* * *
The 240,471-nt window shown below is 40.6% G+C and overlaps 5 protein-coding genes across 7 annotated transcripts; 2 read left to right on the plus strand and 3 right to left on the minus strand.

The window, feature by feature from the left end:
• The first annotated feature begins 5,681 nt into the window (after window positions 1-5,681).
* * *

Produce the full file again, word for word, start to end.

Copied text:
The 240,471-nt window shown below is 40.6% G+C and overlaps 5 protein-coding genes across 7 annotated transcripts; 2 read left to right on the plus strand and 3 right to left on the minus strand.

The window, feature by feature from the left end:
• The first annotated feature begins 5,681 nt into the window (after window positions 1-5,681).